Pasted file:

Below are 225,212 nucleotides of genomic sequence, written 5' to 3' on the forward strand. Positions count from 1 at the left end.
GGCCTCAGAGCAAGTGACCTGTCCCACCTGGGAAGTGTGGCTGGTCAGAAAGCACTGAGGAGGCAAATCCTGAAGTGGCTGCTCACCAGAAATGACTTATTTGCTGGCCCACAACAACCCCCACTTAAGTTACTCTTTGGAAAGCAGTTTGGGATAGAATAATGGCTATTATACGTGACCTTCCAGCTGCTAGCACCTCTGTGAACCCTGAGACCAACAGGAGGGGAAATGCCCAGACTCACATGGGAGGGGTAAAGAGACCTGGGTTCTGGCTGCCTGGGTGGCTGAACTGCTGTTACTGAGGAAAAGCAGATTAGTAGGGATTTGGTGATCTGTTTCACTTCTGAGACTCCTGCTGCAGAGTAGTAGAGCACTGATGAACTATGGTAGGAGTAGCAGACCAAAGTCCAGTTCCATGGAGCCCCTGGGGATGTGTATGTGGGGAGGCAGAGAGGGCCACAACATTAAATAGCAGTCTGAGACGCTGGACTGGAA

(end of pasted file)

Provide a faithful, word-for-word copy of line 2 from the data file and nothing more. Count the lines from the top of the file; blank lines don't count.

GGCCTCAGAGCAAGTGACCTGTCCCACCTGGGAAGTGTGGCTGGTCAGAAAGCACTGAGGAGGCAAATCCTGAAGTGGCTGCTCACCAGAAATGACTTATTTGCTGGCCCACAACAACCCCCACTTAAGTTACTCTTTGGAAAGCAGTTTGGGATAGAATAATGGCTATTATACGTGACCTTCCAGCTGCTAGCACCTCTGTGAACCCTGAGACCAACAGGAGGGGAAATGCCCAGACTCACATGGGAGGGGTAAAGAGACCTGGGTTCTGGCTGCCTGGGTGGCTGAACTGCTGTTACTGAGGAAAAGCAGATTAGTAGGGATTTGGTGATCTGTTTCACTTCTGAGACTCCTGCTGCAGAGTAGTAGAGCACTGATGAACTATGGTAGGAGTAGCAGACCAAAGTCCAGTTCCATGGAGCCCCTGGGGATGTGTATGTGGGGAGGCAGAGAGGGCCACAACATTAAATAGCAGTCTGAGACGCTGGACTGGAA